Funmilayo was a regular visitor to 14 Agege Motor Road in Lagos, where Fela lived with his band members, many of which were girlfriends (in 1978 he would marry 27 of his band members in one ceremony). He dubbed the compound the Kalakuta Republic, naming it after the cell where he was first imprisoned in the early 1970s, likely under a charge of drug use. Fela faced continual government harassment for his critical political views (“We fear to fight for freedom/ We fear to fight for liberty/ We fear to fight for justice/ We fear to fight for happiness/ We always get reason to fear,” he intones on his 1977 song “Sorrow Tears & Blood”, which likens the situation in Nigeria to South Africa and Rhodesia).
Police raids became a constant, both at his compound, as well as his famous nightclub, the Shrine. On 18 February 1977, more than 1000 soldiers are said to have stormed the compound. Many who were there that day were brutally beaten; women had their clothes torn off and some would later claim they were raped. Fela was badly injured, as was his brother Bekolari. The compound itself was burnt to the ground. Funmilayo, who was nearly 77 at the time, was thrown “by the hair” from a two-story window. She would never fully recover from the injuries she sustained that day.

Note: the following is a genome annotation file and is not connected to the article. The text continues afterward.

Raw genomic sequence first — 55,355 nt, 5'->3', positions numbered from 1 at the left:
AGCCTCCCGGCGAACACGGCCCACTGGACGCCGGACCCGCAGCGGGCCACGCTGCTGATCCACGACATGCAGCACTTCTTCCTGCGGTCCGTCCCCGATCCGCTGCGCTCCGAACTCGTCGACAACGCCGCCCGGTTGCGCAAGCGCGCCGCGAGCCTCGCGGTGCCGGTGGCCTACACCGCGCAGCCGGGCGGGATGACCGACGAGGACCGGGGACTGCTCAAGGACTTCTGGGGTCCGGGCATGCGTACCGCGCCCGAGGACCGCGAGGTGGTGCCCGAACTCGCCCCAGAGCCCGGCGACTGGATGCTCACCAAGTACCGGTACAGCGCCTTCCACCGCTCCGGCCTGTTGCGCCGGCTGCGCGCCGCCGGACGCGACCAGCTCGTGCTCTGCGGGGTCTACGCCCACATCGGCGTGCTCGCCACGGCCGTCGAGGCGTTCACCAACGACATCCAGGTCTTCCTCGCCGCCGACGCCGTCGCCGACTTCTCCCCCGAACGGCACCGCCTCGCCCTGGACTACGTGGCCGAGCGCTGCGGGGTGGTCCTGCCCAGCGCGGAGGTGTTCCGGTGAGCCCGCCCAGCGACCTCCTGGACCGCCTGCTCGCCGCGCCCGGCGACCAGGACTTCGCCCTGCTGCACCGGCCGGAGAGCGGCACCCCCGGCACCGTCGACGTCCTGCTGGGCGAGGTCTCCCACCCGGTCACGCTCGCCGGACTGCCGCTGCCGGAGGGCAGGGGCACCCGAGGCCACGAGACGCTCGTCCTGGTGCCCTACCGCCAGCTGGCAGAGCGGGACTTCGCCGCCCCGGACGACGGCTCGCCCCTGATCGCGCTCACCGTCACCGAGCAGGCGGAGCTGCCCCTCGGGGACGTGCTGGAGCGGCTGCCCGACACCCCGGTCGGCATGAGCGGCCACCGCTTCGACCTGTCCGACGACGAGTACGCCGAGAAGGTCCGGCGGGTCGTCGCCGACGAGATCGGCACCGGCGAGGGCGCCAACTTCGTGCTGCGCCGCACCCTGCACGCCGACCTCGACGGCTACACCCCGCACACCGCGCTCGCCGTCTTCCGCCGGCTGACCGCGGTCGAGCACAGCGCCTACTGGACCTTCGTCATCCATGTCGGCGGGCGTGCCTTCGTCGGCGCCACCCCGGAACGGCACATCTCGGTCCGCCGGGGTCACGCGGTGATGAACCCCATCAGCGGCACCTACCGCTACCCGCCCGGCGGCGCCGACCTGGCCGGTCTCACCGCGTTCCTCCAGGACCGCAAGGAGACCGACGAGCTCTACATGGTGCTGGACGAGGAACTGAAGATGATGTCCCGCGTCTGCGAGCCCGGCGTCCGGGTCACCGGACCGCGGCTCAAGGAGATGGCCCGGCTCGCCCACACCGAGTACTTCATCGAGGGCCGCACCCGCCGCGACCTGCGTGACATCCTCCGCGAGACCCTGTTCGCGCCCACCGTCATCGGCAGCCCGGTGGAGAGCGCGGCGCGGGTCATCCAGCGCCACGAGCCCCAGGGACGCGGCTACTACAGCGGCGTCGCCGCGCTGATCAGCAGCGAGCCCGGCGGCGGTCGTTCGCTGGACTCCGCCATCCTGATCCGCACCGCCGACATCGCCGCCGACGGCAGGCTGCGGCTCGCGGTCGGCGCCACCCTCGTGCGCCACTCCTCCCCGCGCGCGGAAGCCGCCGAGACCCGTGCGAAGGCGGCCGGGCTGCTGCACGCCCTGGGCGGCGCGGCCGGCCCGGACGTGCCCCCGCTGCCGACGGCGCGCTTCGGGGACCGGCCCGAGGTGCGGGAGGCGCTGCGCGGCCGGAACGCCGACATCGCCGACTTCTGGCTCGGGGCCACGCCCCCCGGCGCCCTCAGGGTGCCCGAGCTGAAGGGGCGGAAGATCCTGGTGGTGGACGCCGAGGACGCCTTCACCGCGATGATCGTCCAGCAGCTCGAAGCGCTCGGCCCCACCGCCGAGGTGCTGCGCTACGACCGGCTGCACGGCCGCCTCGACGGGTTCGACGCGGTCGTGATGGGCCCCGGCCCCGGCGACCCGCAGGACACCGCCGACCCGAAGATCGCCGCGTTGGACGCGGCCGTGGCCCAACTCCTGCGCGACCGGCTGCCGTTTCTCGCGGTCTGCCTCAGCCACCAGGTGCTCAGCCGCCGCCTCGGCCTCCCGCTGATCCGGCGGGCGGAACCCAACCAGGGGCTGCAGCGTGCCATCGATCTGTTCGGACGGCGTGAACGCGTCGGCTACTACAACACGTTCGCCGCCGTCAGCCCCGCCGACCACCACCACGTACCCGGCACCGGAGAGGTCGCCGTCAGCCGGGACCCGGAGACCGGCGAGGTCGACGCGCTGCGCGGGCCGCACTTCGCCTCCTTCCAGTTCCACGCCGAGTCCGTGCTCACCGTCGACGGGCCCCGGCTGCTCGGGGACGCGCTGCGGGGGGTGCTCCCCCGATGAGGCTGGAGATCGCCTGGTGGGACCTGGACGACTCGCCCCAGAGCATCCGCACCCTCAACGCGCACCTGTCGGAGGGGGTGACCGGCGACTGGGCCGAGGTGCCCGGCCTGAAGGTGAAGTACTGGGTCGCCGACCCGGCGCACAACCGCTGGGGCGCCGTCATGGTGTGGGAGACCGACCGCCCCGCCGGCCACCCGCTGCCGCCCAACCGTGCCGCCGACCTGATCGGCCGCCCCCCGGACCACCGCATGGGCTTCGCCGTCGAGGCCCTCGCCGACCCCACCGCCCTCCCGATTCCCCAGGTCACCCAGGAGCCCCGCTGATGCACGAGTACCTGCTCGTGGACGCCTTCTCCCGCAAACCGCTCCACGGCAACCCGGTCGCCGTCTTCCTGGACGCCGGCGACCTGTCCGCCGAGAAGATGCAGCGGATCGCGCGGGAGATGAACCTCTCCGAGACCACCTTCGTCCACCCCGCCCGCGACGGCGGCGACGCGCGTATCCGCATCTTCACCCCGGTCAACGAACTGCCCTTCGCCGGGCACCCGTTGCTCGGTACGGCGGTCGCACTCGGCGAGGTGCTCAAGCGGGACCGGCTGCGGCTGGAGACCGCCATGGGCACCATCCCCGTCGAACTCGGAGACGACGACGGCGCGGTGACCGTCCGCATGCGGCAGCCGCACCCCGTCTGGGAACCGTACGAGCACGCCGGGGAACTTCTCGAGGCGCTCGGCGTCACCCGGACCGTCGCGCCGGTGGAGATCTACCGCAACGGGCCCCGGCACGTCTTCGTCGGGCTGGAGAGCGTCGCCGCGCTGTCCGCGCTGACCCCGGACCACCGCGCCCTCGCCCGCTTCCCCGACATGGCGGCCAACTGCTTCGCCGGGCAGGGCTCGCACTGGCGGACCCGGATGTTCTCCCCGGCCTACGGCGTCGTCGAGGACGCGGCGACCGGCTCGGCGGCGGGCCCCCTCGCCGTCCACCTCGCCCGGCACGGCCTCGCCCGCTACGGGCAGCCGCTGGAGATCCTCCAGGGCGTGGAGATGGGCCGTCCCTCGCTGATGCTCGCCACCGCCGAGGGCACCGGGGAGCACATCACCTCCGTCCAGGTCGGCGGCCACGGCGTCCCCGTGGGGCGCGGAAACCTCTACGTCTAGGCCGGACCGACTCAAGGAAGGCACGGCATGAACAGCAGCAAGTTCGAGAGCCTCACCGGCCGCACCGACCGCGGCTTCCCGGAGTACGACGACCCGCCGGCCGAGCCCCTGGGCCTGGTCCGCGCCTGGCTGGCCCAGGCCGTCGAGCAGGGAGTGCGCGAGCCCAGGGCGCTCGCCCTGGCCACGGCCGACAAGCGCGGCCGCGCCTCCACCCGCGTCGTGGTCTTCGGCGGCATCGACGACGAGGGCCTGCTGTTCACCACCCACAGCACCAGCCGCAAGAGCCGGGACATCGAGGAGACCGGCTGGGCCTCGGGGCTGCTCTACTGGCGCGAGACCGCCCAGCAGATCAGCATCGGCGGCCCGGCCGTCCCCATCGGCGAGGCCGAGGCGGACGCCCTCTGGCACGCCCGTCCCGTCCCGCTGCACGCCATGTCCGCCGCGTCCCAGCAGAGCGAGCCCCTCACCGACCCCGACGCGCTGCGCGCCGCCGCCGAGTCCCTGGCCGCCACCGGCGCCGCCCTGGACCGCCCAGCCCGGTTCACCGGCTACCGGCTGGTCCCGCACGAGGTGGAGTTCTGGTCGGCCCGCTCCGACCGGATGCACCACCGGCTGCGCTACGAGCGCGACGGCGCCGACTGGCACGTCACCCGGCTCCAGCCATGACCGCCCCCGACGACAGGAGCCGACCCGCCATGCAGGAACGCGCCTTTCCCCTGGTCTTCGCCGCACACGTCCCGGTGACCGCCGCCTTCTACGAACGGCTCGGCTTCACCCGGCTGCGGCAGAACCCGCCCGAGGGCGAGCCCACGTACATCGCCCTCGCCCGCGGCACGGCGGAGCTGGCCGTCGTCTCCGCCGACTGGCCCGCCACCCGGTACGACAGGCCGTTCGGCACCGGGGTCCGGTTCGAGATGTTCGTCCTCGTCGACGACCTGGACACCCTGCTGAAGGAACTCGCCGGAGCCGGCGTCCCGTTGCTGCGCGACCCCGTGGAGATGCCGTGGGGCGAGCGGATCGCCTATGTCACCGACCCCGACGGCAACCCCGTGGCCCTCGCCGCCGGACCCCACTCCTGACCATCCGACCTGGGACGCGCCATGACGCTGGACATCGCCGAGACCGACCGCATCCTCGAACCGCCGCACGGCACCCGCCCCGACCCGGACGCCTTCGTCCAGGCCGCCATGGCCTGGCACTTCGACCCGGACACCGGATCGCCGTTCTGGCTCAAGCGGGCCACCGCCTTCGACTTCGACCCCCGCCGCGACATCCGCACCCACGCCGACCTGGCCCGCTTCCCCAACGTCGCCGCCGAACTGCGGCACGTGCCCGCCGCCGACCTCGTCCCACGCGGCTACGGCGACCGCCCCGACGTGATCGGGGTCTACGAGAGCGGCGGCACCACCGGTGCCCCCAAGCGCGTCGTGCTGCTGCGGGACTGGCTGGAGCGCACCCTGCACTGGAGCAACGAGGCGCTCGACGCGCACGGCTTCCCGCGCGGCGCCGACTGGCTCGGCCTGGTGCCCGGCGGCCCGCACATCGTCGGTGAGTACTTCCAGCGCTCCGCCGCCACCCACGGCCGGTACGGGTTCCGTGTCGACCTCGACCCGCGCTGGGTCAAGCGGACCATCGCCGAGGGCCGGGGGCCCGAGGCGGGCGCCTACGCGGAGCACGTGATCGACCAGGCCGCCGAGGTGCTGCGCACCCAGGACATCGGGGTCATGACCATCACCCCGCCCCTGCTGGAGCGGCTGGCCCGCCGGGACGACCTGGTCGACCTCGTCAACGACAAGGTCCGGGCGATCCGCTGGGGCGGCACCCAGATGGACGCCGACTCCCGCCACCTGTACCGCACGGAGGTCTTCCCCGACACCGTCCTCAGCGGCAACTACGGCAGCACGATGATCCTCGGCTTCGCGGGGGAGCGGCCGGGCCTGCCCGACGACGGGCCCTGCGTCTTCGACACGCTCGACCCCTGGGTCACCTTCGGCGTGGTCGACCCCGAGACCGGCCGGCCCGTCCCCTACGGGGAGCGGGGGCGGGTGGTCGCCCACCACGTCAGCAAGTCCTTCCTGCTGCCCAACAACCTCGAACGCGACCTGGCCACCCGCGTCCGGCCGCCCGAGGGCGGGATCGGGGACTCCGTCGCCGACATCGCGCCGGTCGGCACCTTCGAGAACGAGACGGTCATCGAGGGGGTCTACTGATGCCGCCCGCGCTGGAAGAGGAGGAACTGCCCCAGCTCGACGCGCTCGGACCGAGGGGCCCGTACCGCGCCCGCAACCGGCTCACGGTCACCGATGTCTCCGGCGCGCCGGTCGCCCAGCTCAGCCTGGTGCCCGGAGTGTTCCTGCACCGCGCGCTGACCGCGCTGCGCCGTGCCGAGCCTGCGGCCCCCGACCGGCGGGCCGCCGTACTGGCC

The raid would become known popularly as the “Kalakuta War” and eventually resulted in the military government convening a tribunal—the government distanced themselves by saying the attack was undertaken by “unknown soldiers”. According to Funmilayo’s biographers, the incident nearly made international news, until the New York Times correspondent, who attended the first tribunal sitting, was arrested and deported. For the next year, Funmilayo was in and out of the hospital. In February 1978, after a lawsuit for damages from the raid was dismissed by the courts, Ransome-Kuti reportedly moaned, “Why are they doing this to us?” On April 13, she went into a coma-like state and died.